Parenting

Back to School Success: The Parents Job and the Students Job


Q. With another school year starting, we are not sure how to handle things with our teen-ager. Last year turned into such a battle, and we fear another year just like last year. Is there anything we can do to help make this a successful year?

A. The short answer is yes, there are many things you can do to make this a better school year, not just for your teen, but for the whole family as well.

The long answer is that I think you have asked a very interesting and important question. Many of the families I work with struggle a great deal over the issue of school.

In my experience, this power struggle seems to be caused by a fundamental difference between parents and kids in their perception of the purpose of school. Here's how I believe it works:

For parents, the perception is, ``We work all day; the kids don't. School is their job. Therefore, they should get good grades, just as we want to do well at our jobs.'

The teen-agers' perception is quite different, however. In their view, school is rarely more than their social world, interrupted by six or seven classes a day.

As in most power struggles, each point of view has at least some validity. School really is the job of teen-agers, and they need to be in charge of themselves in this area. At the same time, school really is their social world. It's where they see most of their friends, and it's where they do a great deal of their interacting with peers.

Having said all that, let's take a look at just what are the jobs of parents and teen-agers.

The Parent's Job

1) To create an environment at home that encourages a love of learning.

How often do your children see you reading? Hear you talking about something you have learned? Do you discuss ideas and issues with them? While these are things to start with your child on day one, you can still implement them in your home now.

2) This one is so simple yet so profound.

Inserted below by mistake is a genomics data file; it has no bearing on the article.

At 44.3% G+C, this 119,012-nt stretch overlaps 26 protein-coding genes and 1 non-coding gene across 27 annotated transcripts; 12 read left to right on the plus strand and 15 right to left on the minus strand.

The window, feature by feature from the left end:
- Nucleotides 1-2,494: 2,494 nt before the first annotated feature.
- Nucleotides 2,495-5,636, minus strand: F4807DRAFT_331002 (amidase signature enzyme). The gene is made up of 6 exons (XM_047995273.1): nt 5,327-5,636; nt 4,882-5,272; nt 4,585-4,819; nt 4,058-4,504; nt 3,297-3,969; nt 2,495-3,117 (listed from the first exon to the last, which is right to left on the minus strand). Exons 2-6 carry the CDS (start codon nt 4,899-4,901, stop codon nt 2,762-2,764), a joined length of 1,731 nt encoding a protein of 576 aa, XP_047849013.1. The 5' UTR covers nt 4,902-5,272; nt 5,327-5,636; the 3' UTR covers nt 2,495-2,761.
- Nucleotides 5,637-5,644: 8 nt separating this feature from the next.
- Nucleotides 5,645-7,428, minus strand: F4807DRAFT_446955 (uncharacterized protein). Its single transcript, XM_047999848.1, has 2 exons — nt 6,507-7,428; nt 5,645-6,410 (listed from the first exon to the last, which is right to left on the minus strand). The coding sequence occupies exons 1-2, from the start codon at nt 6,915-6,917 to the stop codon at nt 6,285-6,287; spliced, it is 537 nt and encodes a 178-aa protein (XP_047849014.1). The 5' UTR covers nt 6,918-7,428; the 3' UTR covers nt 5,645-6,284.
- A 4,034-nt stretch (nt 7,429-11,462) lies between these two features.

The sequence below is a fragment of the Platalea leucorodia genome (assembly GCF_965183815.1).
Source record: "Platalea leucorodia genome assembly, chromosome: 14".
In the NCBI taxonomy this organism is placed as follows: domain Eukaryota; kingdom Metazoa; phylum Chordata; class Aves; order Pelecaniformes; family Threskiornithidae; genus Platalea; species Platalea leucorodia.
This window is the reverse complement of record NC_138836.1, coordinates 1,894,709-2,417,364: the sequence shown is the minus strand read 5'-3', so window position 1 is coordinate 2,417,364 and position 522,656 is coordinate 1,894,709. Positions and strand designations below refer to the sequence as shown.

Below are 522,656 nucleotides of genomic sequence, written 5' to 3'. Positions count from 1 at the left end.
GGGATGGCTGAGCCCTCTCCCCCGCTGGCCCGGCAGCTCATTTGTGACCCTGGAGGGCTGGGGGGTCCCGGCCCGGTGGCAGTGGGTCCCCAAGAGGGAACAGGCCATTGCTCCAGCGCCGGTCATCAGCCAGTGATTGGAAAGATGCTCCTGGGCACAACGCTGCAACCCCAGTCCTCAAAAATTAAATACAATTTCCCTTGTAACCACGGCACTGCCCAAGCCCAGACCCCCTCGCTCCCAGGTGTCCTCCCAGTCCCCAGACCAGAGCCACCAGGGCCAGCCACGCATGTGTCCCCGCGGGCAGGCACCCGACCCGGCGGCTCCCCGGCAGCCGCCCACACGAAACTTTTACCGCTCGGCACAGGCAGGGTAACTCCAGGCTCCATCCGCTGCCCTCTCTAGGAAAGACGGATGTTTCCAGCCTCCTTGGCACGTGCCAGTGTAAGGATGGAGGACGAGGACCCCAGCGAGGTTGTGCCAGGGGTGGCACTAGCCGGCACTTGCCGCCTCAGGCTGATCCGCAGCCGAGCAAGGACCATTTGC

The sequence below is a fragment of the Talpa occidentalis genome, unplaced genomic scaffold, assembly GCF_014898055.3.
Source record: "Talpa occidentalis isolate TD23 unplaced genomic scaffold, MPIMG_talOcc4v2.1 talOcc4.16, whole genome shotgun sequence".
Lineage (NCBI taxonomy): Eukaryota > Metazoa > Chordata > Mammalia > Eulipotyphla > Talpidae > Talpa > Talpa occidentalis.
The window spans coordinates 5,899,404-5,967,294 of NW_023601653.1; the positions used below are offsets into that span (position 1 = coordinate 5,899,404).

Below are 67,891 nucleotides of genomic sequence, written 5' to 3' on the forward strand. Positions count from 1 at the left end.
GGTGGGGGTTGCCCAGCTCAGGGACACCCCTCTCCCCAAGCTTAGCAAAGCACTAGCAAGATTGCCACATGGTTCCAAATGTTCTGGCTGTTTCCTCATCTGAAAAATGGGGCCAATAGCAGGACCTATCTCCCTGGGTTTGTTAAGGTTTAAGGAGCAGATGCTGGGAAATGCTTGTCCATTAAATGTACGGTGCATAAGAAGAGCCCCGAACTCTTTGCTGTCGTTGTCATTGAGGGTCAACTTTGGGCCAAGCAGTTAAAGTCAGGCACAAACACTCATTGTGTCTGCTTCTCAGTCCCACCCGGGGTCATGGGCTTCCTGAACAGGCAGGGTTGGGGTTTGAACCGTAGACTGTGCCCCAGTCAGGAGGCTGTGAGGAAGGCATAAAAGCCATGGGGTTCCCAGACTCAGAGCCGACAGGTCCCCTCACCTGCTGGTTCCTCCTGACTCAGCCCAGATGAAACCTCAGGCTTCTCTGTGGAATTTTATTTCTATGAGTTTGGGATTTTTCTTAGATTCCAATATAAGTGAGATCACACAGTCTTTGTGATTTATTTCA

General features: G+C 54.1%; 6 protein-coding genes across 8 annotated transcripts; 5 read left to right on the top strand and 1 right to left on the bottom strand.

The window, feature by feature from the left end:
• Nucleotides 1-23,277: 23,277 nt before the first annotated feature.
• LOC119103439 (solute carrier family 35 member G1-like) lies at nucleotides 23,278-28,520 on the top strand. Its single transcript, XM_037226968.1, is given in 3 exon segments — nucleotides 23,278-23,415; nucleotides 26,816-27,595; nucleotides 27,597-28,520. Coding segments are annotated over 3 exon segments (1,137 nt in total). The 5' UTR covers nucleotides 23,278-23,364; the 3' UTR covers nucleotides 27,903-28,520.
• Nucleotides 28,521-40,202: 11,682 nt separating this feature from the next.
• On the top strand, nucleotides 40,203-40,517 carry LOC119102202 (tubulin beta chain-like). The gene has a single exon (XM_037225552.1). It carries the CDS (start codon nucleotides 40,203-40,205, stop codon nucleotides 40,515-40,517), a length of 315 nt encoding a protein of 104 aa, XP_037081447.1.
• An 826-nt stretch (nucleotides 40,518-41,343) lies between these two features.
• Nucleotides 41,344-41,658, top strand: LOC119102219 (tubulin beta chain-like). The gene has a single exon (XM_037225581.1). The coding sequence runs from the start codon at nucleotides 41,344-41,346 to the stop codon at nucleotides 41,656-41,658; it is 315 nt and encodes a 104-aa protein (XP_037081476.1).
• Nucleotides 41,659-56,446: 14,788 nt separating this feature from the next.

Ask them their opinions on important issues of the day. You may be surprised to find out what kind of brains they have in there.

3) Make sure there is nothing blocking your teen-ager from learning.

Examples of blocks are learning and information-processing disorders, and attention-deficit disorder. Many teen-agers I work with who have difficulty at school have undiagnosed ADD.

Another block to learning can be the use of alcohol or drugs. Part of the process of drug abuse is that kids begin to lose interest in things that were once very important to them. If they are drunk or high at school, not only do they not want to learn, they can't.

4) Know the names and philosophies of the following people who influence your child's life:

the principal, assistant principals, the guidance counselor and, most especially, the teachers.

5) Once you have done all this, simply put the teen-agers in charge of school.

What I mean is, make them responsible for their performance at school. Doing so may be difficult; this may be one of those situations in which things get worse before they get better.

THE Student's Job

1) To be in charge of themselves about school.

They are the ones who get the grades. Parents don't get the grades, they do. One of the things I work on with teen-agers is to help them them understand that if they really want their parents off their backs, they will handle school well. When they don't, it's an open invitation to the parents to step in and take over.

2) Show up.

That means going to school and then going to class. And one of the worst things about skipping is that it is incredibly addictive.

3) Find something in school to ``burn for.'

Once you are really interested in something, learning becomes a lot more fun. Wanting your children to excel in school is natural and a good thing. But there comes a time when the ball is simply in their court, and it's up to them. I think the most important thing for parents to remember is that school needs to be more important to them than it is to you.

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